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Thursday, June 28, 2012

How to Use Google Docs Offline in Two Steps

Earlier this evening I mentioned the new iPad apps for Google Drive and for Chrome. Another, and perhaps more important, announcement from Google today deals with Google Docs offline. Google Docs now works offline on your laptop or desktop if you have Google Drive installed. You can now create and edit documents offline then have them sync to your Google account when you reconnect to the web.

To enable Google Docs for offline use, sign into your account and click the sprocket icon in the upper-right corner. Then select "set up docs offline." Google Docs will then launch a dialogue box asking you to confirm that you want to enable docs offline. If already have Google Drive installed, you're finished with the set up. If you don't have Google Drive installed, you will be prompted to do so. If you need help setting up Google Drive on your Mac or on your PC, please see the directions that I have included in my guide to Google Drive and Docs for Teachers (page 7 has directions for Mac users, page 14 has directions for Windows users)

Google Drive and Docs for Teachers 2012

Offline support is only available for Google Documents right now. It does not offer support for Google Presentations or for Google Spreadsheets. You should also note that you do need to have the latest version of Chrome or Chrome OS to use the offline creation, editing, and commenting tools.

Applications for Education
For a long time the hesitation that some people have regarding use of Google Documents is that you had to have an Internet connection to work on your documents. With the launch of Google Documents offline support in Chrome and Chrome OS, that hesitation may be removed.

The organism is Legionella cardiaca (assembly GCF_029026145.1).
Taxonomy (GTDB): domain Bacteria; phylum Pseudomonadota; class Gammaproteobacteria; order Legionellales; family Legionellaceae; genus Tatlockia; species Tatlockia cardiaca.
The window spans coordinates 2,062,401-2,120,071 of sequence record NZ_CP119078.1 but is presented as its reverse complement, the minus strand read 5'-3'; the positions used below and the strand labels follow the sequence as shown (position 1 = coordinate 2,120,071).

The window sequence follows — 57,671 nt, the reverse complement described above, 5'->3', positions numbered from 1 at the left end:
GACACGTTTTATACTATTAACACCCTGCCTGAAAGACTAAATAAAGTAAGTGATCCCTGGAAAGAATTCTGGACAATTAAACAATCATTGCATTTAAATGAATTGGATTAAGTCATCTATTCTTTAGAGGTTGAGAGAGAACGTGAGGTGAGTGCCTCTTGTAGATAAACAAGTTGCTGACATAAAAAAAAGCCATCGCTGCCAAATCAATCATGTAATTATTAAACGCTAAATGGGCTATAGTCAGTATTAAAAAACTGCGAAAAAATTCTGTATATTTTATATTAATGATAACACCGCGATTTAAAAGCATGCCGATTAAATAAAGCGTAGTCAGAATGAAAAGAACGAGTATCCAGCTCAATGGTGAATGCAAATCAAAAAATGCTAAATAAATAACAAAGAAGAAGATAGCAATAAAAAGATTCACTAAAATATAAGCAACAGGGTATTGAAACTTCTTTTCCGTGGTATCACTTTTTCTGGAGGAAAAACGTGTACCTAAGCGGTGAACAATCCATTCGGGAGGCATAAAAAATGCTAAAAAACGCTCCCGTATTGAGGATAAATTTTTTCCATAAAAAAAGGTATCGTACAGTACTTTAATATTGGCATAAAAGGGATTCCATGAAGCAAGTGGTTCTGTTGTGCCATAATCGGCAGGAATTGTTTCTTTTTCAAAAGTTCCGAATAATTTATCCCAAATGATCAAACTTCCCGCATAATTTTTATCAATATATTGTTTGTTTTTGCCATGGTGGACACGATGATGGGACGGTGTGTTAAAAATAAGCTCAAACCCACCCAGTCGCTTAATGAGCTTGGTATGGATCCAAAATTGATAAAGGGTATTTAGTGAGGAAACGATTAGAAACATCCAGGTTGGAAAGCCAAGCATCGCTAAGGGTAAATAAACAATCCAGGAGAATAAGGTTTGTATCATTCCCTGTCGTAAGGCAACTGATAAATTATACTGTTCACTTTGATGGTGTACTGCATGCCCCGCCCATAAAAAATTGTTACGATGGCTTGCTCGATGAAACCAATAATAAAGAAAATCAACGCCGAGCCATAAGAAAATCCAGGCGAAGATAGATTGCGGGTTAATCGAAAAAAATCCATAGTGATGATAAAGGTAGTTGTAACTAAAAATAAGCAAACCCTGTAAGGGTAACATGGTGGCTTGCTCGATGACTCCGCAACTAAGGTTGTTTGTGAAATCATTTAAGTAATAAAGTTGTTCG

In my school district many students don't have Internet access at home, but at the middle school and high school levels they do have laptops or netbooks to take home from school. Now if those netbooks or laptops have the latest version of Chrome installed, the students can use Google Documents everywhere they go.

Chrome Comes to iPads

In more big news from Google that I missed earlier today while I was teaching. Chrome is now available on the iPad. This means that you can now take continue your syncing from your laptop to your iPad. I personally use Chrome because I love being able to sync my tabs and bookmarks just by signing into Chrome on any device that has Chrome installed. My iPad is broken (it's on its way back to Apple at the moment) but Chrome will be the first app I install when it returns.

Applications for Education
If your students use multiple computers and devices and count iPads or iPhones in that number, Chrome could be a great app to have installed on those iPads.

Google Drive Comes to iOS

While I was teaching at Ed Tech Teacher's summer workshop today big news came from Google today. You can now install Google Drive on your iPad or iPhone. The app will allow you to view your documents and files on your iPad. You can use Google Drive for iOS to make your documents available offline on your iPad. Finally, you can now add collaborators to your files and documents through the Google Drive for iOS app.

Applications for Education
Unfortunately, you cannot edit your documents through the Google Drive for iOS app. However, the app could still be useful for viewing materials that your students share with you in Google Drive.

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